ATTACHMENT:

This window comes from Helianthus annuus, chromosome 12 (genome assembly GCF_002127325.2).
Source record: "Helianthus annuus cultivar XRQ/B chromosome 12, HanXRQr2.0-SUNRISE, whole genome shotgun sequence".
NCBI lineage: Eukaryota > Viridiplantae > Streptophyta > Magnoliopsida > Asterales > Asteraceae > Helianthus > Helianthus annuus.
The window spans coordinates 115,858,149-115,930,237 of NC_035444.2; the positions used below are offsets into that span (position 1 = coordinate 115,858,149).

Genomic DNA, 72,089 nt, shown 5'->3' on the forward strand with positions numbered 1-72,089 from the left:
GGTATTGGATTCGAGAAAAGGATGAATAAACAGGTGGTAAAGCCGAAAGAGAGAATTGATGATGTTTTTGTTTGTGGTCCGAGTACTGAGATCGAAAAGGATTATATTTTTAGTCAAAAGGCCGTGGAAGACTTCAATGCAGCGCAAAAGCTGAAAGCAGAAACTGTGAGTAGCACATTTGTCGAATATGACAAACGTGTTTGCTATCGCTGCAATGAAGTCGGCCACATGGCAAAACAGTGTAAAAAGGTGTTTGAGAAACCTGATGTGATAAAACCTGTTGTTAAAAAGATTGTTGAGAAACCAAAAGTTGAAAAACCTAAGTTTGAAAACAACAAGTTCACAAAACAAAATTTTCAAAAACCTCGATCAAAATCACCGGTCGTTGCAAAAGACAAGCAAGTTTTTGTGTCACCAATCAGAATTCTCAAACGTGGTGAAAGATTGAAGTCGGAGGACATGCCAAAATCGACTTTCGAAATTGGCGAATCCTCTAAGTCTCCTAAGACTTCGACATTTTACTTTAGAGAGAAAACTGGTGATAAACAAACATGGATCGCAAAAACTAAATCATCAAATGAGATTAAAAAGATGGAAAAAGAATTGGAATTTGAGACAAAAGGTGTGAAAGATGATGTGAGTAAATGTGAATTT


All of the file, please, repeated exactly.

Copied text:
This window comes from Helianthus annuus, chromosome 12 (genome assembly GCF_002127325.2).
Source record: "Helianthus annuus cultivar XRQ/B chromosome 12, HanXRQr2.0-SUNRISE, whole genome shotgun sequence".
NCBI lineage: Eukaryota > Viridiplantae > Streptophyta > Magnoliopsida > Asterales > Asteraceae > Helianthus > Helianthus annuus.
The window spans coordinates 115,858,149-115,930,237 of NC_035444.2; the positions used below are offsets into that span (position 1 = coordinate 115,858,149).

Genomic DNA, 72,089 nt, shown 5'->3' on the forward strand with positions numbered 1-72,089 from the left:
GGTATTGGATTCGAGAAAAGGATGAATAAACAGGTGGTAAAGCCGAAAGAGAGAATTGATGATGTTTTTGTTTGTGGTCCGAGTACTGAGATCGAAAAGGATTATATTTTTAGTCAAAAGGCCGTGGAAGACTTCAATGCAGCGCAAAAGCTGAAAGCAGAAACTGTGAGTAGCACATTTGTCGAATATGACAAACGTGTTTGCTATCGCTGCAATGAAGTCGGCCACATGGCAAAACAGTGTAAAAAGGTGTTTGAGAAACCTGATGTGATAAAACCTGTTGTTAAAAAGATTGTTGAGAAACCAAAAGTTGAAAAACCTAAGTTTGAAAACAACAAGTTCACAAAACAAAATTTTCAAAAACCTCGATCAAAATCACCGGTCGTTGCAAAAGACAAGCAAGTTTTTGTGTCACCAATCAGAATTCTCAAACGTGGTGAAAGATTGAAGTCGGAGGACATGCCAAAATCGACTTTCGAAATTGGCGAATCCTCTAAGTCTCCTAAGACTTCGACATTTTACTTTAGAGAGAAAACTGGTGATAAACAAACATGGATCGCAAAAACTAAATCATCAAATGAGATTAAAAAGATGGAAAAAGAATTGGAATTTGAGACAAAAGGTGTGAAAGATGATGTGAGTAAATGTGAATTT